- 20 Oct 21
Ryan McMullan and Ash are also among the artists set to perform at this year's Northern Ireland Music Prize.
After a year away due to COVID-19, the NI Music Prize will return to Belfast's iconic Ulster Hall on November 17th.
The Northern Ireland Music Prize has been recognising and spotlighting Northern Irish talent since 2013. The awards include Best Album, which will be supported by PPL this year, and Best Single, sponsored by YouTube Music; while the ATL Introducing Contender Award, in association with Oh Yeah Music Centre, will be recognising new upcoming artists. The winners of Best Single and ATL Introducing Contender Award will be awarded a cash prize of £1,000, while Best Album award winners will bring home £3,000.
"It has been a long and challenging twelve months for musicians," said Oh Yeah's Charlotte Dryden. "That is why this year is such an important coming together, not just to celebrate the great wealth of talent that has produced world-class records throughout the pandemic, but also to thank and let the music community take a moment to reflect, start to rebuild and look to the future. It’s going to be a very special evening indeed.”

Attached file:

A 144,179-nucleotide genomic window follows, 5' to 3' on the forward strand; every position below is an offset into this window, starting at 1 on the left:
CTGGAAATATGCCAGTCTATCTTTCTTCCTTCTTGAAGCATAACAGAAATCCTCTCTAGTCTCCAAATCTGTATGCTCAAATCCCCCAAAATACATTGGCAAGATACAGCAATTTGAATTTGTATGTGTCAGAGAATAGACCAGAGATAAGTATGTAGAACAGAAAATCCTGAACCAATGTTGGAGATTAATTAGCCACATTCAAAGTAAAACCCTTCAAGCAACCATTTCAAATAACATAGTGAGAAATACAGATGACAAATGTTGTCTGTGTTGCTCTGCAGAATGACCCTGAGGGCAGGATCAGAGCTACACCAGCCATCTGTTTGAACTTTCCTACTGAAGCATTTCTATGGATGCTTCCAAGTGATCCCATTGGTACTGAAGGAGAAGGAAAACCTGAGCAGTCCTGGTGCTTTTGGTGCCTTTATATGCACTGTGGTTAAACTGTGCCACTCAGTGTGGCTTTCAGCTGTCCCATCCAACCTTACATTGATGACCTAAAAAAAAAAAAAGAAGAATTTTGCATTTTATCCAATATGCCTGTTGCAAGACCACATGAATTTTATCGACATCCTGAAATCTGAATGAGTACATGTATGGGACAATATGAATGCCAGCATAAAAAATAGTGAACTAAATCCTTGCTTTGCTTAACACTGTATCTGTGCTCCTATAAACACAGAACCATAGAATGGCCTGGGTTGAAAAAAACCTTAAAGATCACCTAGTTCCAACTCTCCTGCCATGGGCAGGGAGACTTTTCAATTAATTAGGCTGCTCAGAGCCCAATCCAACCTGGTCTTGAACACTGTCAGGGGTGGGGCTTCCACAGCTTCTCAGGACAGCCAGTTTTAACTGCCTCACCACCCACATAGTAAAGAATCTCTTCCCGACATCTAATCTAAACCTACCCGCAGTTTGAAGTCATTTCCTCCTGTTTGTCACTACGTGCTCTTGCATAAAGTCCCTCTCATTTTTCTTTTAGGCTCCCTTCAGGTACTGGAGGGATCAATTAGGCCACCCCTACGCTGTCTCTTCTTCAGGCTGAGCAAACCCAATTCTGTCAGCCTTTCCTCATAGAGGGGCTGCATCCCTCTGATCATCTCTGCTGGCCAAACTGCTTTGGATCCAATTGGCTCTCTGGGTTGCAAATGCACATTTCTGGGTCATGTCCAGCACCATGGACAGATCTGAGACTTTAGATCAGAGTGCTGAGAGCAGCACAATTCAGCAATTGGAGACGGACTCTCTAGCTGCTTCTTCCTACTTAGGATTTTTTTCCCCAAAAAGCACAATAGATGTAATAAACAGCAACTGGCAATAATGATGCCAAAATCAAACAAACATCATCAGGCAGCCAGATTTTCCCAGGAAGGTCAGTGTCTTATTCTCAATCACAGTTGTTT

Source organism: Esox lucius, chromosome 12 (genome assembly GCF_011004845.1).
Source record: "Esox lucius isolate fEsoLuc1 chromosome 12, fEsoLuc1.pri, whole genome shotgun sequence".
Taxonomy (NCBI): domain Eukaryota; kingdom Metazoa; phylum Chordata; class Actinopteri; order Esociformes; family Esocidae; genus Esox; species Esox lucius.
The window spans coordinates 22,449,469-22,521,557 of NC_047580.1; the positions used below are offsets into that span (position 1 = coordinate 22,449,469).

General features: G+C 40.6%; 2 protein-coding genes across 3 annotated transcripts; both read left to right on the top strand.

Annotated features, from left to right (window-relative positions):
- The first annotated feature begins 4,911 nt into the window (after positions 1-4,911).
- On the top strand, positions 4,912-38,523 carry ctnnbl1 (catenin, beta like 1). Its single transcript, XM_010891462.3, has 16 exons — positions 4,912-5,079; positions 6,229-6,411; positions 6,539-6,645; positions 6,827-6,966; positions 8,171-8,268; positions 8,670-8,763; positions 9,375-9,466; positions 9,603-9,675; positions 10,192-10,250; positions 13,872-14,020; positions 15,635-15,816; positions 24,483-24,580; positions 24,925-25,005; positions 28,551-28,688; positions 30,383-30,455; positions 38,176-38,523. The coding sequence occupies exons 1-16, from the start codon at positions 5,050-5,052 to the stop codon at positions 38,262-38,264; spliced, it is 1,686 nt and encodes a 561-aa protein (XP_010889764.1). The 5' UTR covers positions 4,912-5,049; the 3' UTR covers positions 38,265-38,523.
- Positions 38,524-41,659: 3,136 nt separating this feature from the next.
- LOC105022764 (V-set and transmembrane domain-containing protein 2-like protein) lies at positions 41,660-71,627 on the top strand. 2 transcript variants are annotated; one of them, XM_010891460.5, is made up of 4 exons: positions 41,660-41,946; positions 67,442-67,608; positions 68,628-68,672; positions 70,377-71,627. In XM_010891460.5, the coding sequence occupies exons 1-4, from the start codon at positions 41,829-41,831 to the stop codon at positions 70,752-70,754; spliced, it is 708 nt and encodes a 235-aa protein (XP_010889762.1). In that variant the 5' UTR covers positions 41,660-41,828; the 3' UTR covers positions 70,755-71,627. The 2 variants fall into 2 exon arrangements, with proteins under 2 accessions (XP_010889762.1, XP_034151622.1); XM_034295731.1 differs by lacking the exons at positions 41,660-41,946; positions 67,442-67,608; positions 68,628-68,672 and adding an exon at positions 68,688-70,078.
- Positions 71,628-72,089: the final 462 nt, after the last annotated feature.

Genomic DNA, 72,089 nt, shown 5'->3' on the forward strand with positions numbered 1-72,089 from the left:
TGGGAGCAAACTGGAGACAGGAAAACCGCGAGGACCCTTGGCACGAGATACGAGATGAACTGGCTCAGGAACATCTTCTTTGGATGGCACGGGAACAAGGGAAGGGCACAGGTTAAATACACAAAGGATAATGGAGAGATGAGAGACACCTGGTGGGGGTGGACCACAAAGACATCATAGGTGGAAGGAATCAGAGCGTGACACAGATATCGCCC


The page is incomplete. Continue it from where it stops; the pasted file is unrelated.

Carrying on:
Amongst the shortlisted artists are Amy Montgomery, Dani Larkin, New Pagans and TRÚ - all of whom also be performing during the event. The show will also feature guest performances from Ryan McMullan and Ash, as well as last year's ATL Introducing Contender Award winner Sasha Samara. Across the Line's presenter Rigsy and BBC Music Introducing's Gemma Bradley will present the show.
"Supporting new musicians has never been so important after the very difficult times we have been through and with access to live music challenged," said Dan Chalmers, Director of YouTube Music EMEA. "We are proud to sponsor such an important moment celebrating the best music coming out of Northern Ireland and we look forward to an especially poignant and celebratory event”.
This year's event will celebrate the charity Help Musicians, which supported musicians from all over the United Kingdom through these uncertain times. In its 100 years of operation - the charity was founded in 1921 - the organisation has never been more necessary than the last two years. In Northern Ireland alone, it supported nearly 800 musicians through the difficulties caused by COVID-19.
The Northern Ireland Music Prize is a part of the Sound of Belfast, a festival that celebrates the music and musicians of the city. Running from the 4th – 18th November, it features 50 events in 11 venues with over 50 artists in attendance. You can find more information on the events at :www.soundofbelfast.com
The NI Music Prize will also be live-streamed on YouTube.